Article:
R.A. Mehta, J.
1. These matters arise out of the final decree for redemption of mortgaged property. The questions involved are regarding the accounts taken and the amounts determined to be due for redemption of the mortgaged property. The trial court held that a sum of Rs. 5,441/- was due to the mortgagee and the plaintiff was directed to pay the same within six months from the date of the decree (30th October 1974) and the mortgagee defendant No. 1 was to give possession of the mortgaged property on receipt of the said amount. The trial court had worked out the amount as follows:
1. Rs. 400/- Principal amount.2. Rs. 1668/- Interest on principal amount of Rs. 400/- for the period from 6-7-35 to 6-4-70 at rate of Re. 1/- perhundred per month without cumulative interest.3. Rs. 2958/- For expenses.Rs. 617/- surface and floor repairing after 6-9-1951.Rs. 400/- water connection in 1954. (S. Y. 2010)Rs. 225/- electric connection No. 1962.Rs. 853/- for construction of ladders and wooden ladder in S.Y. 2019.Rs. 250/- Expenses for rent collection.Rs. 891/- Expenses for rent collection.Rs. 524/- Expenses cut by tenants at the time of paymentof rent to the defendant.4. Rs. 3036/- Interest on expenses.Rs. 1338/- interest on Rs. 617/- for 18 years and 7 months at the rate of I per cent per month.Rs. 768/- Interest on Rs. 400/- for 16 years at a rate of I per cent per month.Rs. 216/- Interest on Rs. 225/- for 8 years at the rate of 1 per cent per month.Rs. 714/- Interest on Rs. 853/- for 7 years at the rate of 1 per cent per month.Rs. 8062/-Rs. 3621/- Less amount being rent received by the defendant No.1 - for suit property.Rs. 5441/- Total amount payable to the defendant by the plaintifffor redemption of mortgagee property.Both the sides went in appeal to the lower appellate court. The appeal of the mortgagee was dismissed and the appeal of the mortgagor-plaintiff was partly allowed and instead of a sum of 'Rs. 5,441/- the District Court reduced the sum of Rs. 3.095/- and it worked out the figures in the following manner: Rs. 400/- The principal amount.Rs. 2958/- for the repairs, improvements and other expenses.Rs. 3358/- Total.PLUS :Rs. 3358/- The amount of interest equal to the principal amount.Rs. 6716/- Total.Rs. 3621/- Less amount of rent recovered by the mortgage payableto the mortgager.Rs. 3095/- Net Amount.
2. Because there were two appeals before the District Court and since the mortgagor (sic mortgagee) is aggrieved by the judgment and decree in both these appeals, has preferred these two Second Appeals even though they arise from one suit and one decree. The mortgagor has also filed cross objections for further reducing this amount.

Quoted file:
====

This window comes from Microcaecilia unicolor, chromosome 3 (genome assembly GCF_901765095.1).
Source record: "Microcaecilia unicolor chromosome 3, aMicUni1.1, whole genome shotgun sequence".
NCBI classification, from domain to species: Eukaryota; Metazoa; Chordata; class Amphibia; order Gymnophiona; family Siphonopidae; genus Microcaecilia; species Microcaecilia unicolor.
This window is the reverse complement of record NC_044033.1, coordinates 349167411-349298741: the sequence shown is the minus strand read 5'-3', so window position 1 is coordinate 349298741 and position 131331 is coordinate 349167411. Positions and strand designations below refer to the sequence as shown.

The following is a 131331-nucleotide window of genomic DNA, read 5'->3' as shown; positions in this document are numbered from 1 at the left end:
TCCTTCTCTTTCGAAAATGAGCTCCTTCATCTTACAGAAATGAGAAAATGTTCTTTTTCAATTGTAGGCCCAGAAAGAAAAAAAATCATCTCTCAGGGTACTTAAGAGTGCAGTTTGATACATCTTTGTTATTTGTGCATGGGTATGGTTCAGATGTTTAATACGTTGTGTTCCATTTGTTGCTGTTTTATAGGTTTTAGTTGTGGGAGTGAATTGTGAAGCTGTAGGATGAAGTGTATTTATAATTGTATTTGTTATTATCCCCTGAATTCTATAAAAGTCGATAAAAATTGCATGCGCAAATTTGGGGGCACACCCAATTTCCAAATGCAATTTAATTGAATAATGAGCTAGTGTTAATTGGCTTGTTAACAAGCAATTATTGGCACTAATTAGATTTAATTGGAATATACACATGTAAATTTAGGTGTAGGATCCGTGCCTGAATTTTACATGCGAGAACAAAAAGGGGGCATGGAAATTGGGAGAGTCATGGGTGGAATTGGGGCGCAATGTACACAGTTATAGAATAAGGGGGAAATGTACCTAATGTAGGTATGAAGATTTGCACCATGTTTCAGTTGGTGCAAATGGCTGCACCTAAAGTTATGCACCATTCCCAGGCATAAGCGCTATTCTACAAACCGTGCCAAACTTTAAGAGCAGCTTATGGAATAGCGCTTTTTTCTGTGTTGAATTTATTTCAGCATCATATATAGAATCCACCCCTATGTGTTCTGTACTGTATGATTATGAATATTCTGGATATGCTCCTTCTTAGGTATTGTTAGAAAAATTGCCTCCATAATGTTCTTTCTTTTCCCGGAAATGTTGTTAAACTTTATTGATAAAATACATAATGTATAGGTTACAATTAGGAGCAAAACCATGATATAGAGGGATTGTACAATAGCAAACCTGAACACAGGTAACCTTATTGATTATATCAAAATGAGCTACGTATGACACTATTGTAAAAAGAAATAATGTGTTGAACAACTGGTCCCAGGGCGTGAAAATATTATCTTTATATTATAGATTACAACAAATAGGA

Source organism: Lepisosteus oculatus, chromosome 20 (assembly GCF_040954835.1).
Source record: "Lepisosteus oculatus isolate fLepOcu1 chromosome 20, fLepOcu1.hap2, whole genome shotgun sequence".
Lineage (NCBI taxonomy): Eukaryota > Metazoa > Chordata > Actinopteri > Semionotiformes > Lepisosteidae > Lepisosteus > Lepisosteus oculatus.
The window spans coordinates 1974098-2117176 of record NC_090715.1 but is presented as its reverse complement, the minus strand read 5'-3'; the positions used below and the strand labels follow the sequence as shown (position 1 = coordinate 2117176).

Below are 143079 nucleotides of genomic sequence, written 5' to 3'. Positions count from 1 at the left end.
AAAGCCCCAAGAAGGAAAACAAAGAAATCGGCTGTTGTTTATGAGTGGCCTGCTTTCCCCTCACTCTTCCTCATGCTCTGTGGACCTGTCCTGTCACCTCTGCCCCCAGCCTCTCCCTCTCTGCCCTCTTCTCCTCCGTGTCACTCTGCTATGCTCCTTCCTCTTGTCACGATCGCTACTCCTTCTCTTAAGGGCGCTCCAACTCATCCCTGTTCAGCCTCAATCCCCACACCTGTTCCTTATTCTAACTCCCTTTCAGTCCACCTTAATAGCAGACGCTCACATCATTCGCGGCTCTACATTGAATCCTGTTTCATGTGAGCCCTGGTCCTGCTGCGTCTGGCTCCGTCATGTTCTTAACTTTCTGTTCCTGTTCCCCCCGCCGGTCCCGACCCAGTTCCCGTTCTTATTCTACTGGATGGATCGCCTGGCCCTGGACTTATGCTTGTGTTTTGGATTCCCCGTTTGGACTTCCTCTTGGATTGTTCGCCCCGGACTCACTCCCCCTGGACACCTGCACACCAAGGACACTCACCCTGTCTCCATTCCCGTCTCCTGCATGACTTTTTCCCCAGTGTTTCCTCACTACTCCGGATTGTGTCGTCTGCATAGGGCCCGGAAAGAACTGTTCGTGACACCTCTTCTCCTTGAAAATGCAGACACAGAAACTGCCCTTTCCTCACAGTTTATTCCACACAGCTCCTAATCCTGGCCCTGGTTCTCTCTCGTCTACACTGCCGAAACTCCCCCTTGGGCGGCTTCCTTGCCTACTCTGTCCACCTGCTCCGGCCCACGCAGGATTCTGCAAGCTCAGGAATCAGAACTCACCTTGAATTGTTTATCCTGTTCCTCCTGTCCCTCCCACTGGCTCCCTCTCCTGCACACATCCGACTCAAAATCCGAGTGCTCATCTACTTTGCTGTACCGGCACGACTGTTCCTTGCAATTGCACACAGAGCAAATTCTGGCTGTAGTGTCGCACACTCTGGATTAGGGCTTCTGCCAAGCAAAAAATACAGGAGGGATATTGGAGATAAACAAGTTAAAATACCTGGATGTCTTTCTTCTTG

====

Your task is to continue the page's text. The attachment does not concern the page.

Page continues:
3. There is no scope for disputing these various amounts in the Second Appeals, as they have been found proved. The trial Court, on appreciation of the evidence and consideration of the report of the Commissioner, has accepted these figures and the lower appellate court has also concurred with the same. 1 do not find that any question of law arises en the quantum of the different entries found to be proved.
4. However certain substantial questions of law do arise in these matters with reward to the mode of adjustment of the income against expenses and interest and then arriving at the principal amount due and interest thereon.
5. The Learned Counsel for the appellant debtor mortgagor has submitted that the lower appellate court has erred in (i) restricting the interest to the extent of the principal amount by applying Section 23 of the Bombay Money Lenders Act; (ii) by determining the interest and limiting the interest before setting off the rent recovered against the interest due; (iii) by not awarding interest from the date of the suit till the date of the decree; and (iv) by not awarding the interest from the date of the decree till realisation.
6. In other words, the mortgagor-debtor has submitted that the lower courts have erred in adding the amount of expenses to the principal amount without deducting the income received by the mortgagee creditor in possession. According to the contention of the mortgagor, even the proved income of Rs. 3,621/- was more than sufficient to meet and set off all the expenses proved i. e. Rs. 2.958/-and therefore there was no question of any addition to the principal amount and, therefore, a decree for a sum of Rs. 400/- on account of principal and a decree of Rs. 400/- on account of interest could have been passed at the most and thus the mortgagor could not have been required to deposit a sum more than Rs. 800/.